Something I was going to mention in my story about the student loan company, but then I felt it would be better as a separate item.
We all know about those dodgy diplomas, right ? The scam emails saying "pay us your money and we'll send you a Ph.D no questions asked and no need to do all that boring studying".
And some of those scams take in the best of us. It won't take you long to google the details of the fact that for example Paul "I can make you thin / stop smoking / whatever" McKenna was conned by a seemingly genuine academic institution offering him a higher degree in exchange for a thesis and some hard cash.
Now it does not help that McKenna's own branch of what I will call complementary medicine, for that is what it is, suffers a problem of recognition. Doctors have the BMA and GMC. Lawyers have the Law Society. Nurses have the RCN. But for Mckenna's complementary therapy there is no equivalent accrediting body.
So when a young(ish) and less streetwise than he is today McKenna put together his carefully worded thoughts on the scientific principles behind the therapeutic use of hypnosis and related skills, and sent off his thesis and his cheque to the states, he says he had no reason to believe the paperwork he got back awarding him his qualification was anything other than a genuine award based on academic review of the material he presented.
I leave you make up your own mind on that, but I will point out that there are a LOT of people who say they too thought the place they and McKenna sent their work and their money was genuine, and when enough of them made the same complaint, the FBI took an interest and THEY came to the same conclusion too. And because I am always a champion of scrupulous fairness (and because McKenna has already won one libel case on this already where a foolish journalist failed to check his facts) I will also point out that McKenna has subsequently presented a dissertation to an academic body all hold to be genuine, and received the academic achievement his work clearly deserved.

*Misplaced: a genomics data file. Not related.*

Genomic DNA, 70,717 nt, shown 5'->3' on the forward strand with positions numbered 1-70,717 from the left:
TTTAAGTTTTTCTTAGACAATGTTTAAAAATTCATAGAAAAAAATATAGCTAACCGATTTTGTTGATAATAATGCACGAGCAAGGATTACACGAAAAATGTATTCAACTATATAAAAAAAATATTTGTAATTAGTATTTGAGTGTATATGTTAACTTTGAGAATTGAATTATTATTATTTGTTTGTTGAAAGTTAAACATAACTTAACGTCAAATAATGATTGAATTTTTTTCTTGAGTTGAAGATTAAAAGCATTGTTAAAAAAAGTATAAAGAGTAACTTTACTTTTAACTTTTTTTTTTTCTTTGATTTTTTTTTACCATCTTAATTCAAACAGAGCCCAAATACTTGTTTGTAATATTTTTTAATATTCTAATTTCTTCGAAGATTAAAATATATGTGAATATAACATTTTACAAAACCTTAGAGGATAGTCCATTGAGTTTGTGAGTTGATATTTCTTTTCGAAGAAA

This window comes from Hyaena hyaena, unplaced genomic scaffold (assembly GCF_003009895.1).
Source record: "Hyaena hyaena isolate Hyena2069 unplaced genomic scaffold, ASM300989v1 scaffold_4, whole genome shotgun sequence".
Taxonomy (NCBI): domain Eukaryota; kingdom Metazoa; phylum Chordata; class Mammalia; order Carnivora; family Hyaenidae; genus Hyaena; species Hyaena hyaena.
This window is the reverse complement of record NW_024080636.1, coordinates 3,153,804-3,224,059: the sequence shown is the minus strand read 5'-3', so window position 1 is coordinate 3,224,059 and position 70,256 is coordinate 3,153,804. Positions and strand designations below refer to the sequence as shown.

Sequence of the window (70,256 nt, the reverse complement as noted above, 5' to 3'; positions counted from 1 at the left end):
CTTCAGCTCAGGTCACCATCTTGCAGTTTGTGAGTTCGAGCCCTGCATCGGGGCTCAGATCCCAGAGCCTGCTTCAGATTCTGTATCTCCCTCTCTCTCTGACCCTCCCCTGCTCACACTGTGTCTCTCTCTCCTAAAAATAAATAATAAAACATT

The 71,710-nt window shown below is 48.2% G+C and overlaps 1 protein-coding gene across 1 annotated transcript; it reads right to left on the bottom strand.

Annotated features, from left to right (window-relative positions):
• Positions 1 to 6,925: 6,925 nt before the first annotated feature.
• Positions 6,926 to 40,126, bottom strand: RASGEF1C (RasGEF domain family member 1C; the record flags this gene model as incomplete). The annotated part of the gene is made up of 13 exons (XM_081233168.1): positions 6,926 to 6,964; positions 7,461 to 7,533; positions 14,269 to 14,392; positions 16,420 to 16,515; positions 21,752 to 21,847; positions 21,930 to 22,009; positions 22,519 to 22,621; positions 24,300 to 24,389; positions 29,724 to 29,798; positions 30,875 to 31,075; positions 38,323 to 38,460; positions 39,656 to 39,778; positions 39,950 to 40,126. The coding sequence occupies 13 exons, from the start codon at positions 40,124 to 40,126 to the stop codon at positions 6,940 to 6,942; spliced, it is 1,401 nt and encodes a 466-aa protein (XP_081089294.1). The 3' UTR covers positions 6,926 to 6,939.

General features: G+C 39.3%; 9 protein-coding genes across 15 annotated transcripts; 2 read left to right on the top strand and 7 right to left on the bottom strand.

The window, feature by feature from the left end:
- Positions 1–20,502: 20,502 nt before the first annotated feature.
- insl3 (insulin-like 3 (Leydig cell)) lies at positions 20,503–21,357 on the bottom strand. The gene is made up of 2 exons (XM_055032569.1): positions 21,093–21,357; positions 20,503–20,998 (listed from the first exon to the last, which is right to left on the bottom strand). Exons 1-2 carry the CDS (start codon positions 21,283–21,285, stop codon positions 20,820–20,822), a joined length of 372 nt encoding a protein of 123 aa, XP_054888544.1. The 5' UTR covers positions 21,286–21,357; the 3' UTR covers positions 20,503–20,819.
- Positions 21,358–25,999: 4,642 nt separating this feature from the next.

But it seems the dodgy degree lives on.
My own degree in a scientific discipline was awarded to me in 1979 by an institution whose pedigree and standing was beyond reproach and the instant the ink dried I was able to join, as a "graduate member" the professional body to which those of that discipline sought membership in order to continue their careers. Regrettably in my case Margaret Thatcher was to smash my hopes of academic achievement, but such is life.
But today I see a worrying trend. Many University Charters allow the university to award degrees in subjects, and with syllabus content, controlled entirely by them.
In the right hands and with a modicum of common sense there is no problem. Physics is Physics, Chemistry is Chemistry, French is French, right ? And no-one in their right mind would set up a course in any of those subjects that was not going to give a student the necessary grounding ? Now let us be honest here, the people doing the teaching will obviously enthuse over their own specialist subjects, and a Physics or Engineering graduate of shall we say Cranfield bloody well ought to know more about aviation engineering than a graduate of another university I know with links to the Jodrell Bank Radio Telescope Project. But both should leave their alma mater with the same understanding of the malleable and ductile properties of the metals in those structures.
But here is the problem. More than two decades ago some employers found that people leaving some courses did not possess that same grounding, and to that end they, the employers, went to those professional bodies I spoke of and asked that they provide oversight of the course structure, course content, and examination methods, and thereby give their seal of approval, or accreditation, to the degree, thereby showing an employer that a man or woman with that bit of paper from that body could indeed be relied upon to have been taught the necessary information. Whether they retained it through the drunken haze of the post graduation party was another matter of course.
But today, there are still some well respected institutions who offer courses and degrees that do not carry any such accreditation.
I will give you just one example. Thanks to the popularity of the "CSI" genre of programmes there are a bewildering array of courses in university that the unsuspecting might believe would give them instant entry to the job. Now I cannot fault the scientific research that goes into the programmes, hell some of my own research from decades ago made a fleeting appearance in one episode as did the textbook from which I learned my craft, but when did you last see Grissom in a white suit and boots as the Midsomer Murders forensic crew always are. But while there are lots and lots of courses available leading to degree level qualifications, how many are actually accredited by the UK Royal Society of Chemistry which is the one thing the UK Forensic Service will use to judge the worth of your degree ?
The answer is about half a dozen and whilst the universities whose courses have that status will tell you of its importance, the ones that do not seemed strangely quiet about it.
But hey, with luck you can combine that degree with your A level in Media Studies and go get a bit part on the set and play act as if you were doing the real thing.
You'll get paid more, too !